Time Is Running Out for Stephen Elop to Turn Nokia Around

Nokia Has to Consider Google Android in Two Quarters Should Windows Phone 8 Face Slow Adoption - Investors

by Anton Shilov
09/20/2012 | 08:06 AM

The clock is ticking for Stephen Elop, chief executive officer of Nokia Corp., as anger because of continuing slump of the stock is growing among investors and there is no light in the end of the tunnel because the strategy set by Mr. Elop simply does not work.


It has been nearly exactly two years since Nokia Corp. hired Stephen Elop to regain the dropping smartphone market of the world's largest maker of mobile phones. Since then, Nokia has lost position of the world's largest maker of smartphones, ceased to be the globe's biggest supplier of mobile phones, fired tens of thousands of its employees, closed down manufacturing facilities around the worl, ceased development of its own operating systems, sold-off its luxury phone division called Vertu and restructured the company's management for a couple of times.

Despite of all changes, Nokia still cannot turn itself around: sales of Symbian-based smartphones are slowing down, shipments of Windows Phone-powered devices continue to be low when compared to Apple iPhone or Samsung Galaxy S III flagship models. The company continues to make losses as its relationships with its partners among carriers and retailers are getting worse because of many reasons.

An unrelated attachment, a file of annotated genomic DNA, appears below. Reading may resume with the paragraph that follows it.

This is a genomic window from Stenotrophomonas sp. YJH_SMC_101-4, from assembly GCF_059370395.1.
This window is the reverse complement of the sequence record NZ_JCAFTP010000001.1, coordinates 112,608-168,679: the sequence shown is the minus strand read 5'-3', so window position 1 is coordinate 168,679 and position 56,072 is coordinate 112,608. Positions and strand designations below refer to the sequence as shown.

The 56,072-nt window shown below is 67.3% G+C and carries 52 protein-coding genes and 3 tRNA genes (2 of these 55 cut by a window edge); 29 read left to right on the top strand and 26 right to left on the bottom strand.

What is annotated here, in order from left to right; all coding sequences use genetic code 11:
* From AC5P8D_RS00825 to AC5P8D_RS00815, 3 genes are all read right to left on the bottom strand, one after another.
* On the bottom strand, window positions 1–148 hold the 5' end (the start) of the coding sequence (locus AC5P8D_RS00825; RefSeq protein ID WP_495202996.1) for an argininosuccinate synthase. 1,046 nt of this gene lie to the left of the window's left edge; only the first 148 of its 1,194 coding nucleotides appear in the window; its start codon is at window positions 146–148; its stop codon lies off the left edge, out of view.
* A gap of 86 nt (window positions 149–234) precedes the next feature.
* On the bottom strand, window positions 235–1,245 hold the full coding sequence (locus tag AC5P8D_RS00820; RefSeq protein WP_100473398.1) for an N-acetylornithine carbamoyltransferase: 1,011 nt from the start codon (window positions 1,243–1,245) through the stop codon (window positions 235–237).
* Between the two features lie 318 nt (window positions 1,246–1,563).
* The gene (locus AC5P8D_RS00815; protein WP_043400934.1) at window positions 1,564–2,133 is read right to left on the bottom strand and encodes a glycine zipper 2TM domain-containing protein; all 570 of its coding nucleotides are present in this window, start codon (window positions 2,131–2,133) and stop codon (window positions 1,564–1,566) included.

"Elop has not been able to attract customers and that is what counts. You can say that he has not had enough time, but he has been there for two years. Time is up," said Magnus Rehle, senior partner in Greenwich Consulting, in an conversations with Reuters news-agency.

Many investors hoped that Nokia's second-generation Lumia smartphones could attract a lot of interest and attention, but Windows Phone 8-based handsets did not inspire observers or financial analysts. At the same time, the new operating system means that Nokia will either fail to offer a low-cost Lumia smartphone, or will have to sell two types of Lumia: one with Windows Phone 7.8, which lacks compatibility with new apps, another with Windows Phone 8. All-in-all, the holiday season will unlikely help Nokia much.

"The Christmas season is a lost cause. For Nokia, if there is any chance, it will be Spring. The beginning of next year may be the final judgment. I think that maybe the end of the first quarter is the marking point," said Juha Varis, who holds Nokia shares as part of the Danske Invest Finnish equity fund.

In case Nokia fails to make Windows Phone 8-based Lumia handsets popular within a couple of quarters, to avoid fatal consequences, it should focus on rolling out smartphones running on Google's Android software for millions of consumers in emerging markets who often still prefer Nokia's brand, Mr. Rehle advised. At the same time, focusing on Android would mark defeat of Mr. Elop's Microsoft-centric strategy, which would naturally call for the CEO to resing.

"He is totally a Microsoft guy, so it is natural that he would have to step down then," said Mr. Varis.